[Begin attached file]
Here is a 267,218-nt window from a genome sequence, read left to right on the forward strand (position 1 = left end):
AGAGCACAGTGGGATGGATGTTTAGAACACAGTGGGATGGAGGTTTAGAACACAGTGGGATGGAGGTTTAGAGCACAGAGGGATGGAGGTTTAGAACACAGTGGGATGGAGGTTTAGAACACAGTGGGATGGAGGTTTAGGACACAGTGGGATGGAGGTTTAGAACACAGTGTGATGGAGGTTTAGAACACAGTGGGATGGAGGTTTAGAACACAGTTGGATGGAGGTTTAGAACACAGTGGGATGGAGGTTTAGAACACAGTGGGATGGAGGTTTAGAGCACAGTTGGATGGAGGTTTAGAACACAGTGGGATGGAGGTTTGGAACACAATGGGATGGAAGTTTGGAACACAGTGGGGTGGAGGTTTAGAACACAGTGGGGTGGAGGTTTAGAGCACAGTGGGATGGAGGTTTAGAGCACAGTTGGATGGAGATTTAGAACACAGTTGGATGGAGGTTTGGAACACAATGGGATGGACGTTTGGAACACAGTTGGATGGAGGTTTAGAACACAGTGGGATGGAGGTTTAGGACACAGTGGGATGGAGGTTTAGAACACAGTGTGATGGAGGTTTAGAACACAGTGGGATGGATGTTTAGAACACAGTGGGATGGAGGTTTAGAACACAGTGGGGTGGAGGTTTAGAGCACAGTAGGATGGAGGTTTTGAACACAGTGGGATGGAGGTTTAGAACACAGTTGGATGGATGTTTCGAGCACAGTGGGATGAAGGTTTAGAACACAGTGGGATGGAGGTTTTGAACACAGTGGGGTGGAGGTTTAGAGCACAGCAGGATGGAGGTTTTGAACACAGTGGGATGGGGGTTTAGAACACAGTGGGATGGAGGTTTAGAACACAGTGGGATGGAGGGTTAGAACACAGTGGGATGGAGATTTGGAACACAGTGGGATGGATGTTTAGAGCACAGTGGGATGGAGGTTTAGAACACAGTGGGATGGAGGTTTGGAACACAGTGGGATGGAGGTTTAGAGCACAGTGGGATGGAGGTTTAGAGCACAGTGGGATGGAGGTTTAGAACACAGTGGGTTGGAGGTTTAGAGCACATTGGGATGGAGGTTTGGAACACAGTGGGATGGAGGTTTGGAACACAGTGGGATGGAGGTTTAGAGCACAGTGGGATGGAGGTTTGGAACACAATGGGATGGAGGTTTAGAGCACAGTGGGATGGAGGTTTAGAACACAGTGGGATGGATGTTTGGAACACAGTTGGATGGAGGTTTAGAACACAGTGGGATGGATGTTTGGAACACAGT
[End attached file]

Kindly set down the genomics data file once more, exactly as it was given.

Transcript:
Here is a 267,218-nt window from a genome sequence, read left to right on the forward strand (position 1 = left end):
AGAGCACAGTGGGATGGATGTTTAGAACACAGTGGGATGGAGGTTTAGAACACAGTGGGATGGAGGTTTAGAGCACAGAGGGATGGAGGTTTAGAACACAGTGGGATGGAGGTTTAGAACACAGTGGGATGGAGGTTTAGGACACAGTGGGATGGAGGTTTAGAACACAGTGTGATGGAGGTTTAGAACACAGTGGGATGGAGGTTTAGAACACAGTTGGATGGAGGTTTAGAACACAGTGGGATGGAGGTTTAGAACACAGTGGGATGGAGGTTTAGAGCACAGTTGGATGGAGGTTTAGAACACAGTGGGATGGAGGTTTGGAACACAATGGGATGGAAGTTTGGAACACAGTGGGGTGGAGGTTTAGAACACAGTGGGGTGGAGGTTTAGAGCACAGTGGGATGGAGGTTTAGAGCACAGTTGGATGGAGATTTAGAACACAGTTGGATGGAGGTTTGGAACACAATGGGATGGACGTTTGGAACACAGTTGGATGGAGGTTTAGAACACAGTGGGATGGAGGTTTAGGACACAGTGGGATGGAGGTTTAGAACACAGTGTGATGGAGGTTTAGAACACAGTGGGATGGATGTTTAGAACACAGTGGGATGGAGGTTTAGAACACAGTGGGGTGGAGGTTTAGAGCACAGTAGGATGGAGGTTTTGAACACAGTGGGATGGAGGTTTAGAACACAGTTGGATGGATGTTTCGAGCACAGTGGGATGAAGGTTTAGAACACAGTGGGATGGAGGTTTTGAACACAGTGGGGTGGAGGTTTAGAGCACAGCAGGATGGAGGTTTTGAACACAGTGGGATGGGGGTTTAGAACACAGTGGGATGGAGGTTTAGAACACAGTGGGATGGAGGGTTAGAACACAGTGGGATGGAGATTTGGAACACAGTGGGATGGATGTTTAGAGCACAGTGGGATGGAGGTTTAGAACACAGTGGGATGGAGGTTTGGAACACAGTGGGATGGAGGTTTAGAGCACAGTGGGATGGAGGTTTAGAGCACAGTGGGATGGAGGTTTAGAACACAGTGGGTTGGAGGTTTAGAGCACATTGGGATGGAGGTTTGGAACACAGTGGGATGGAGGTTTGGAACACAGTGGGATGGAGGTTTAGAGCACAGTGGGATGGAGGTTTGGAACACAATGGGATGGAGGTTTAGAGCACAGTGGGATGGAGGTTTAGAACACAGTGGGATGGATGTTTGGAACACAGTTGGATGGAGGTTTAGAACACAGTGGGATGGATGTTTGGAACACAGT